Maybe we’re talking apples and oranges here. But regardless, Sansa has been through her fair share of shit and she is still ready for revenge: “If we don’t take back the North we’ll never be safe. I want your help. But I’ll do it myself if I have to.”

Giving Jon time to mull these words over, elsewhere in Castle Black Davos is trying once again to get information out of Melisandre. After he calls her out on her fickle loyalties to the ever-changing “prince that was promised,” he asks what happened to Stannis and she answers in the broadest way possible: “There was a battle. Stannis was defeated.” He can be satisfied with that answer for now, but he presses on and asks about the poor princess Shireen.

Before Melisandre can conjure up more vague bullshit, Brienne saunters up and incorrectly answers his question with, “I saw what happened.” I love Brienne’s enthusiasm for justice, I do, but I really wanted to see how pathetic Melisandre looked as she told Davos that she burned an innocent child alive. Not to mention the child he loved like a daughter more than her own father.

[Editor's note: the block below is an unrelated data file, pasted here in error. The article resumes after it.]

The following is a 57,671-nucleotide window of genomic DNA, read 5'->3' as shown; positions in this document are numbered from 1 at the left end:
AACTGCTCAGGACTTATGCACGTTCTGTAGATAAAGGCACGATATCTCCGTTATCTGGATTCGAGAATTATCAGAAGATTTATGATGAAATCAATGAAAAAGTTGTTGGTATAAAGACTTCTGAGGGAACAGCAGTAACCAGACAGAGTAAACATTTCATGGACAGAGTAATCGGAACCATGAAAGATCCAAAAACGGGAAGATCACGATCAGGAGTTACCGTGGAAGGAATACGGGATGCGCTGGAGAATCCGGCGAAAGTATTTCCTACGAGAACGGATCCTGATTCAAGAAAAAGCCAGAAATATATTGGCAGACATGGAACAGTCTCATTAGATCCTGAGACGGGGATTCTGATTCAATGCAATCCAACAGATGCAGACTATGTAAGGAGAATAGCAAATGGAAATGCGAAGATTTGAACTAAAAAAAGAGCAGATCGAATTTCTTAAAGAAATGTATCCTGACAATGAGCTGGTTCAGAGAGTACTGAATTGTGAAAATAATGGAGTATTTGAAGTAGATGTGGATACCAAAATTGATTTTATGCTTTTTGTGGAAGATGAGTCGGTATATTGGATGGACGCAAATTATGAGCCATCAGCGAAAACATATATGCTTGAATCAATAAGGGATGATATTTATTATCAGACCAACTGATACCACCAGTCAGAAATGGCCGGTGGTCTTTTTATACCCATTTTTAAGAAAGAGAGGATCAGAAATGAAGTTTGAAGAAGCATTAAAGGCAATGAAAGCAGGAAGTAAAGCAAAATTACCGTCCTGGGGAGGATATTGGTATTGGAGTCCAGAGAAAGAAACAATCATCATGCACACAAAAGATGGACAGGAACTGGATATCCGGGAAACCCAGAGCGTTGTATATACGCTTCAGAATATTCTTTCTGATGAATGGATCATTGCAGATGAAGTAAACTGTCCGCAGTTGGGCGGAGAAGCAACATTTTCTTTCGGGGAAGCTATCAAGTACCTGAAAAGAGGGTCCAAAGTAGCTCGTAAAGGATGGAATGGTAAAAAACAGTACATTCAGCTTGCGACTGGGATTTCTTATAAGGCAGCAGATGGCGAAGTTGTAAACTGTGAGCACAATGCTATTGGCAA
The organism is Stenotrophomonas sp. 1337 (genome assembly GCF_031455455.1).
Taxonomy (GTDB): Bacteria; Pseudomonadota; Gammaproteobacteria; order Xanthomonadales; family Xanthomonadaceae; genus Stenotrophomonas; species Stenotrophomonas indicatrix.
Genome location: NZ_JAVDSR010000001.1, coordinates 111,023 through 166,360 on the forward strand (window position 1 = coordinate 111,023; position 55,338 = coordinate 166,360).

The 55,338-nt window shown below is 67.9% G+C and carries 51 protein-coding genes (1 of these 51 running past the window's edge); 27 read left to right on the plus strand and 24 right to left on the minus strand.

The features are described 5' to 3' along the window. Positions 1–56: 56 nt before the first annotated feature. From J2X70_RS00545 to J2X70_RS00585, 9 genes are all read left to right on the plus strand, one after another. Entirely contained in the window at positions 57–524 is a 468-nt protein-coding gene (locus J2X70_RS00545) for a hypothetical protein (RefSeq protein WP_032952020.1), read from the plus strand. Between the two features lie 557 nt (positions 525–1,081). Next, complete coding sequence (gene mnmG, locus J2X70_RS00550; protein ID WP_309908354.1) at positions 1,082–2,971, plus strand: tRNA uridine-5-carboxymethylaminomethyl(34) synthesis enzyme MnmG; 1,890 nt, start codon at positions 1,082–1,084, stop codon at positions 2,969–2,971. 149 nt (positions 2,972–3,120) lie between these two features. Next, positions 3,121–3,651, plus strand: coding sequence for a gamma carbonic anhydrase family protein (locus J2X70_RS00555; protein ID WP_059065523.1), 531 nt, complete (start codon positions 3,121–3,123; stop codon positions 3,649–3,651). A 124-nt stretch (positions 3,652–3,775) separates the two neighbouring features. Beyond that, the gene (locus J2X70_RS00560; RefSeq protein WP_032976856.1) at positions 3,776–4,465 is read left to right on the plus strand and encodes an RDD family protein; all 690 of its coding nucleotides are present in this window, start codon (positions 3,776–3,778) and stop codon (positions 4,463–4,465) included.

That will have to wait, though, since Brienne inserted herself into the conversation to fill any gaps that Melisandre left open on Stannis’ demise. Mostly she just wanted to warn both Davos and Melisandre that she knows Renly’s death was caused by the latter’s blood magic. She knows this not just because she saw it, but because Stannis admitted it before she executed him. Ever the realist, Davos tells her that’s in the past now. “Yes, it’s in the past. But that doesn’t mean I forget. Or forgive,” she says forebodingly as she saunters back from whence she came.